Summary of MIDI BOF at Nashville USENIX

timothy.j.thompson tjt at
Thu Jun 27 12:58:59 AEST 1991

As promised, here's a summary of the MIDI BOF (Birds of a Feather) session
that was held at the Nashville USENIX Conference a couple weeks ago.

It began with a few words on Keynote availability and machine support,
but I didn't want to spend much time on that, since I'd just finished
an hour-long talk/demo.

I then asked: how many people have used MIDI on a UNIX System?
And 2 people (out of a few dozen) raised their hands.  Hmmm, not
quite what I expected/hoped, but then it's not that surprising, either.

We then started talking about what software needs people had, and quickly
got onto the topic of what kind of features would be nice in a UNIX
device driver for MIDI.  I expressed a desire for a stream-oriented style
(bi-directional pipe, or whatever you want to call it) that would allow
implementation using a variety of techniques (ie. it could be inside or
outside of the kernel, possibly even across a network).  At least a few people
seemed to appreciate this approach, although others still have a hard time
believing you can (or would want to) do MIDI timing outside the kernel.

Someone then expressed the following reservations: 1) the read/write
(ie. any stream-style) model was wrong - they thought a standard library
interface was better.  2) any standard now is premature, and in any case
it should include the handling of issues like synchronizing with other media
(digital audio and video).  Since the conference theme was multimedia, this
shouldn't have been too surprising, although I was surprised that there didn't
seem to be any other efforts that were addressing this need - looking at things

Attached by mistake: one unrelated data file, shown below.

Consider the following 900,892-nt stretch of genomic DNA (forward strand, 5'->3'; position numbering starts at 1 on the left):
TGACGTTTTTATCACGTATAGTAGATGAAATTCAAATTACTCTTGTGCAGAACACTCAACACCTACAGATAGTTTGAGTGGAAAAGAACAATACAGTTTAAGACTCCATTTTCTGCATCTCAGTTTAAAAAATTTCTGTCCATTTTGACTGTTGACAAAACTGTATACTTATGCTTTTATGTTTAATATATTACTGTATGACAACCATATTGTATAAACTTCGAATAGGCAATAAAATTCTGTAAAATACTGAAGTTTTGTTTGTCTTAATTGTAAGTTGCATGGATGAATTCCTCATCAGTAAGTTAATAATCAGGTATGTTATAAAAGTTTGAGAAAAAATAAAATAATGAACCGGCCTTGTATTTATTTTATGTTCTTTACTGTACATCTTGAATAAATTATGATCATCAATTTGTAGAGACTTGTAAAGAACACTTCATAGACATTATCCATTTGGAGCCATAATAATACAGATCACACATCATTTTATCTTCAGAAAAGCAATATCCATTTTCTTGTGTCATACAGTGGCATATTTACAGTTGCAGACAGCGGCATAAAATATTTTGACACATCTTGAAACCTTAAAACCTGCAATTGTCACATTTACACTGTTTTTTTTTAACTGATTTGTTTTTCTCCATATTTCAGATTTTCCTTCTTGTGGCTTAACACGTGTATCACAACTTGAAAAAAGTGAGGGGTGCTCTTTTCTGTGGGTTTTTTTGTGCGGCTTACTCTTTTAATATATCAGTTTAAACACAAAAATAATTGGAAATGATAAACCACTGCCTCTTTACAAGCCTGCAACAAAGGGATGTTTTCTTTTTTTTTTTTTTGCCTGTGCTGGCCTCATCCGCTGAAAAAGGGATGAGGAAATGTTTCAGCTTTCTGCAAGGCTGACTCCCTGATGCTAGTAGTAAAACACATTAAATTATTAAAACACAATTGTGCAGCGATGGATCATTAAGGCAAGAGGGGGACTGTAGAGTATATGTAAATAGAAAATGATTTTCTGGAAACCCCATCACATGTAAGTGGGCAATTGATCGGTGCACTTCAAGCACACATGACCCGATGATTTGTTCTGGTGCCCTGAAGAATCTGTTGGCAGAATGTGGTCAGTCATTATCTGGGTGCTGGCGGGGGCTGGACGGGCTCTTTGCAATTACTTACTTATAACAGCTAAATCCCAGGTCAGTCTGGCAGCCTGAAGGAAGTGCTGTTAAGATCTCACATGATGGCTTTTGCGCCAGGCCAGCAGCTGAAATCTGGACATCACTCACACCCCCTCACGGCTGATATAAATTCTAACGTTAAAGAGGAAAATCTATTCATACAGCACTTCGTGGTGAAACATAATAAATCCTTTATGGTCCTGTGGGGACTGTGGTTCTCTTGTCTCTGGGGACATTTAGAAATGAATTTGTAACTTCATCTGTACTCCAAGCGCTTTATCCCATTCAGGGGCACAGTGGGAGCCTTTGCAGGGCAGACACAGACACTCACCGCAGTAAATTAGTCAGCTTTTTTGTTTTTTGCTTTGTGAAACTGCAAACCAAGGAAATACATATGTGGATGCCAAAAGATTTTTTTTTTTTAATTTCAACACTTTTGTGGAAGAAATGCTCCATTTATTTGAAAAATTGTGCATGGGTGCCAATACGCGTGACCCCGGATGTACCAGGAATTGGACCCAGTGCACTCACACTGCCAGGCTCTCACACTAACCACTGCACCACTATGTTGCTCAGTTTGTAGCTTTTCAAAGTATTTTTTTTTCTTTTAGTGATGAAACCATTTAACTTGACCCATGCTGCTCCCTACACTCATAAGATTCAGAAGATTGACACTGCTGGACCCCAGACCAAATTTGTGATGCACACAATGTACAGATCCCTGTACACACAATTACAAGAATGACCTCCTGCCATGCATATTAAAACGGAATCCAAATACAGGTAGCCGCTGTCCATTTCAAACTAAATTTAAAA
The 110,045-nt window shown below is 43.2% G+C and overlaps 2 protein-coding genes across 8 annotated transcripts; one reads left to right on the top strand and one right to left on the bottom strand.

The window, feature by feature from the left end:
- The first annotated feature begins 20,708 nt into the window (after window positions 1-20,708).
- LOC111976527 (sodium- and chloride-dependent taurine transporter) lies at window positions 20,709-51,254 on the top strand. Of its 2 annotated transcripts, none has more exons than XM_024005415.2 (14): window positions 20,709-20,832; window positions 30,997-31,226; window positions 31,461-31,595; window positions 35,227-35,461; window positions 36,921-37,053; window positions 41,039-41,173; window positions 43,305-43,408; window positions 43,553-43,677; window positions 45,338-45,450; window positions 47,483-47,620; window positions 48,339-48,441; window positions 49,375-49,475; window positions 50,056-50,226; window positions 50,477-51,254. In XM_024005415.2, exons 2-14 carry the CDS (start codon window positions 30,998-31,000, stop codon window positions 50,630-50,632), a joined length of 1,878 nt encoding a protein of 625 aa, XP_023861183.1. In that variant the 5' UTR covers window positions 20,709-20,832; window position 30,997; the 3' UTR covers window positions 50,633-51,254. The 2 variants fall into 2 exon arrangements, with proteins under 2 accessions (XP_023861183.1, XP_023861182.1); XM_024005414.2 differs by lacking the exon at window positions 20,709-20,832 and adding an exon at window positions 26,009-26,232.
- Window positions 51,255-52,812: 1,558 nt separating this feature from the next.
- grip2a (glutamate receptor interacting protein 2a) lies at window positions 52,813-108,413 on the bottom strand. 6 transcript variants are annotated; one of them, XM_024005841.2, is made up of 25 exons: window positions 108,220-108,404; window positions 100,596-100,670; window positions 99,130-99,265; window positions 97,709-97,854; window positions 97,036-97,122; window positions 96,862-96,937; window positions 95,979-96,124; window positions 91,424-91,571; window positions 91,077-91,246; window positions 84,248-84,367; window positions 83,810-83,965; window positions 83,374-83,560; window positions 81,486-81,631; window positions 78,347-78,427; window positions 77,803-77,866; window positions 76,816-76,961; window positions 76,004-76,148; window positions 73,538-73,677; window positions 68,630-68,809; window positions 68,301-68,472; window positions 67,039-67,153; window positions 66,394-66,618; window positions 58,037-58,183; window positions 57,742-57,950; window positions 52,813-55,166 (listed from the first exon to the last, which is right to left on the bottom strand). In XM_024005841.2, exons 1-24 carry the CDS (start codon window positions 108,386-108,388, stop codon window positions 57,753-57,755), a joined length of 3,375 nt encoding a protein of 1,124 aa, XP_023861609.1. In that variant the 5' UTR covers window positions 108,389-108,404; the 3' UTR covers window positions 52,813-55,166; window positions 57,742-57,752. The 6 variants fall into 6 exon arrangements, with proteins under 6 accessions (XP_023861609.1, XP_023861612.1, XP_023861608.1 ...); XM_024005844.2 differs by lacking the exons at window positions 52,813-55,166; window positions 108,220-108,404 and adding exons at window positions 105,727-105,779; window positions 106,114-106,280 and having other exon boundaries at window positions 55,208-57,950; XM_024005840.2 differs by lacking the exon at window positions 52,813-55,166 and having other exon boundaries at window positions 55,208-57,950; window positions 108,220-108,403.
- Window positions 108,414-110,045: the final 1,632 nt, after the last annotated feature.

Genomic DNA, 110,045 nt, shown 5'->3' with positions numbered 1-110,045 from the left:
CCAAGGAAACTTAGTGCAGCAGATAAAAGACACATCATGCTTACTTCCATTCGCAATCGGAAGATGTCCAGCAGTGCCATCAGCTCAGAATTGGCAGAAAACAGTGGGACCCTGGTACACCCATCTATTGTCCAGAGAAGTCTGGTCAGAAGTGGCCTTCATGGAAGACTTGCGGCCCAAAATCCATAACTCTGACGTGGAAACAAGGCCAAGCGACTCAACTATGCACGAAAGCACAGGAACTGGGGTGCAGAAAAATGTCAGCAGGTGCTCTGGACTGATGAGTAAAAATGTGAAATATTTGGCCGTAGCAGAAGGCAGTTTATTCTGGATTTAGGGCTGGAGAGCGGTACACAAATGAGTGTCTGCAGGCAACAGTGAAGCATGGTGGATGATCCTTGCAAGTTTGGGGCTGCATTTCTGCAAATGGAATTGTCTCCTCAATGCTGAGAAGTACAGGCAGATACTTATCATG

from a more global perspective.  There were half-a-dozen (it seemed) 
talks at the conference that discussed synchronization issues,
and there are some standards efforts in the *specification* of 
timing and synchronization, e.g. MPEG (I think that's right) and HyTime.
Strangely (to me, anyway), it seems like those efforts are specifically
avoiding any attempt to build a system that actually *implements* the
timing and synchronization they are specifying.

I was hoping we could agree on something small (and purposely
narrow in scope), but the word "standard" seems to attract features
like flies.  So, I suspect I won't be mentioning the "s" word again.
I'm still interested in writing software to support any UNIX system
that can do MIDI, but so far that hasn't been much of a problem.

We got hung up on talking about synchronization for quite a while.
It didn't seem like there was that much else to talk about - at least
that anyone could think of, even when we had a chance.  I wasn't
especially well-prepared with things to discuss (sorry, I spent all my
preparation on the talk).

Toward the end, we did get into an interesting discussion about
different kinds of controllers (Video Harp, etc.).

Finally, we then started playing with the equipment (I'd brought a few synths
and a 386 running UNIX and Keynote).  4 of us had brought Casio DH-200s
(plastic MIDI saxes), and we made embarrasing sounds with them.

    ...Tim Thompson...AT&T Bell Labs/Holmdel/NJ...tjt at

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